LETTER TO JOSE HUIZAR READ AS TESTIMONY IN COUNCIL CHAMBERS
Councilmember Jose Huizar, PLUM Chair
PLUM MEETING on TUE 9/22/2015 @ 2:30 PM
City Hall (ID required for admittance)
Council of the City of Los Angeles
Planning and Land Use Management (PLUM) Committee
200 N. Spring St., Rm. 350
Los Angeles, CA 90012
You know me … I have lived, worked and played in Downtown Los Angeles, particularly the Arts District, since 1993. I am a HUGE proponent of responsible development, and I am so happy with much of what’s going on here in my neighborhood. Just this weekend alone, I went to the opening of two new businesses — American Tea Room and ERB; I supported many of our wonderful existing businesses like The Pie Hole and Woo Souvenir Shop, I hosted the new chef of our upcoming Salt & Straw ice cream shop in my home, and I participated in the art exhibition that honors the 6th Street Bridge through artwork by me and over fifty other artists who have lived and worked in the Arts District over the years.
Like many committed friends and neighbors, I have been involved in helping to shape what we were told was going to be the Arts District Live/Work Interim Zone. I trusted you and your staff, and I now trust that you will listen to your constituents to do the right thing, not kowtow to developers who might be willing to contribute to your Officeholder Account so they can build in our neighborhood as they please (by the way, if the latter is all it takes — and I think I know you better than that, you should know I am a helluva fundraiser … if money talks, talk to me so we can save our Arts District neighborhood).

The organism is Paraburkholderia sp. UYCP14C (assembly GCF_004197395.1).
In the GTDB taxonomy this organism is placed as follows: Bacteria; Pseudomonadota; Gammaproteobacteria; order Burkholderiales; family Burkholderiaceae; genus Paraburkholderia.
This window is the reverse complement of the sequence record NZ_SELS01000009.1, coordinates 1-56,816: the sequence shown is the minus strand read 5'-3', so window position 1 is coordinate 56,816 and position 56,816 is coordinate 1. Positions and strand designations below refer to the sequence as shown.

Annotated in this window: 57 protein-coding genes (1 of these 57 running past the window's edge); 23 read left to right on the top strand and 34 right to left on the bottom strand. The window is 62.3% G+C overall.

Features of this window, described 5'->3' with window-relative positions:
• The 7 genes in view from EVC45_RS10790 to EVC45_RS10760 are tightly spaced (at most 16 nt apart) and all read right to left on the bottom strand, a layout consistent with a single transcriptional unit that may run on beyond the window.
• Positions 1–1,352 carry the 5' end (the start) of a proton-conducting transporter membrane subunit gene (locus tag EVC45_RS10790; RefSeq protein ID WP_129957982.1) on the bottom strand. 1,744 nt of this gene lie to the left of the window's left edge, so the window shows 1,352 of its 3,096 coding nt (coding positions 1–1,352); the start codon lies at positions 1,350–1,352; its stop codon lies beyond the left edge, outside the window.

Please provide special provisions to protect and enhance the unique character that has led to the success of the Art District:
1. Set the floor area ratio (FAR) at 1.5 to ensure that commercial production uses can be maintained so we can sustain and increase the job growth, innovation, and creativity that is the hallmark of our neighborhood.
2. Set the average unit size at 1,000 square feet so that we have a range of units sized smaller than 1,000 square feet to larger than 1,000 square feet. This ensures a supply of affordable housing to fit a multitude of needs.
3. Designate affordable housing for artists so people who contributed to the success of the Arts District are not displaced and so we can attract young artists who are just beginning their careers.
4. Require buildings to be constructed with a column-beam system to preserve the flexibility to change these structures as needed in the future. Those stucco buildings now blanketing our city get outdated too fast and cannot be modified to adapt to the changing environment.
5. Prohibit the demolition of any building constructed prior to 1965 unless an approved building permit for the same site is on hand. Maintaining the wonderful landscape of factories and warehouses is critical while making sure that new buildings add value and do not detract from the character of the Arts District.
Thank you for your time. Once again, I am placing my trust in you as our entire neighborhood is looking to your leadership to guide our beloved Arts District to a successful future.
Here are the documents and the history for the Hybrid Industrial Live/Work Zone on the Los Angeles City Council website. A recorded version of the hearing was made, but a link can no longer be found.